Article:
Hash Join Vs Nested Join: Forcing physical joins

Whenever we are using JOIN, SQL Server has three physical methods of doing this, which are Nested Join, Merge Join and Hash Join.

In simplest term Nested Join is used when SQL Server estimates less number of rows SQL Server gets to know that the number of rows returning from both the part of the Join will not be large. In this case for each row from one table it will do complete scan on the other for match.

Merge Join is generally used when the tables are pre-sorted on the column in which the Join condition is used. For every row in 1 table it compares it with another table and matching rows are moved into the result set. The data being already sorted out makes the comparison and search easy and fast.

Hash Join is used when the tables are big and they are also not sorted based on the Join column. The hash is calculated for both the tables one is stored in the memory and another matched with the hash table created from the hashes generated from key columns.

99.9% of time SQL Server chooses the appropriate physical join to find out the output it needs and the only time it is not able to choose the correct Join to use is always because of wrong estimates. The reason of wrong of estimates could be many.

Having said that, today we faced one such issue. The query which was running had 11 Joins, all Inner Joins. This query was taking around 3 minutes to run for a particular set of parameters.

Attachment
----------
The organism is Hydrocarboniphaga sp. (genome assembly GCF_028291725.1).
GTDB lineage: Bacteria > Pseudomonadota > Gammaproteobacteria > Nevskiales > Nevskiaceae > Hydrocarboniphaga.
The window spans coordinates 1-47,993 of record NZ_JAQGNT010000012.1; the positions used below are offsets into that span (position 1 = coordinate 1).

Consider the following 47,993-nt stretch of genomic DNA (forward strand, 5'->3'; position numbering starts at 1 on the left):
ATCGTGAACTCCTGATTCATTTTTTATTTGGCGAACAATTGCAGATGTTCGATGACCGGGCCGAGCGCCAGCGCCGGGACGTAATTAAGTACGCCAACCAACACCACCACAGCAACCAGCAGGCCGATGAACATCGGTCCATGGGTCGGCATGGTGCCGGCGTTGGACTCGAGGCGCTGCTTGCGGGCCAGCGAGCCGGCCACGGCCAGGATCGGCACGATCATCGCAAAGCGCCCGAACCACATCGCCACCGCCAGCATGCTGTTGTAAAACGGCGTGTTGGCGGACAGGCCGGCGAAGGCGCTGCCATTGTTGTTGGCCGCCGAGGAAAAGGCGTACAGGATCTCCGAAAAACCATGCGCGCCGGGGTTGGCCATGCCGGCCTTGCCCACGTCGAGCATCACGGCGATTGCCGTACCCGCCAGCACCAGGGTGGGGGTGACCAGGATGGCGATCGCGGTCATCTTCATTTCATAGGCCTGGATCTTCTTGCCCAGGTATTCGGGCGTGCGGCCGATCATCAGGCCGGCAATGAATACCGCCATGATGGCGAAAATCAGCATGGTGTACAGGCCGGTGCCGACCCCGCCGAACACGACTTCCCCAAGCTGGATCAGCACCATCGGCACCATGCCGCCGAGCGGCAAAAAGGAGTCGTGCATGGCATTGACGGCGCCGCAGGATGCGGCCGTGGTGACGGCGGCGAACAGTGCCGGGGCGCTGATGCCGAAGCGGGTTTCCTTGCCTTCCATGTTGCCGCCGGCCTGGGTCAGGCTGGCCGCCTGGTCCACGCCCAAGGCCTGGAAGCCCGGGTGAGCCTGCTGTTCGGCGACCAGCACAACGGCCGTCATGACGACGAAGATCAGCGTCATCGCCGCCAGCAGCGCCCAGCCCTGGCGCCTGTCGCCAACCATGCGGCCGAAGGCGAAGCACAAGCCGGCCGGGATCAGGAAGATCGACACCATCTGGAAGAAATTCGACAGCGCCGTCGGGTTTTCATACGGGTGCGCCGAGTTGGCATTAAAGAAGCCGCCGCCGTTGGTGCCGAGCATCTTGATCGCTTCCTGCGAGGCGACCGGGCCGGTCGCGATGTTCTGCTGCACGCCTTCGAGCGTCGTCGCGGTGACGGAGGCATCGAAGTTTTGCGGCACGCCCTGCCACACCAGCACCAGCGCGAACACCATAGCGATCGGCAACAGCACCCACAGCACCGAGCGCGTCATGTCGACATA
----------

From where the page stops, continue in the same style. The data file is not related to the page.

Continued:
All the estimates were haywire, the reason being the application team “had” to use multiple converts and that too at table end. Something like below:

 CONVERT(VARCHAR(10), Table.clm, 120) <= '2020-03-20' )

The above conversion was being used in WHERE clause at three different places and because of that SQL Server was not able to design the appropriate Query plan.

In the actual plan it was using Nested Loop and reiterating over a table.

The reason for SQL Server choosing it was because of the wrong estimates.

We were not allowed to remove the explicit conversions, but we figured out that this Nested Loop is the result of the explicit conversion and to avoid the nested join we used the Hash Join in the query itself.

INNER HASH JOIN Table.Clm1 On...

Once we implemented this, it resulted into not just the change of Join from Nested to Hash Join but also the whole query execution changed and the time for execution dropped down to <1 sec from the 2 minute time.

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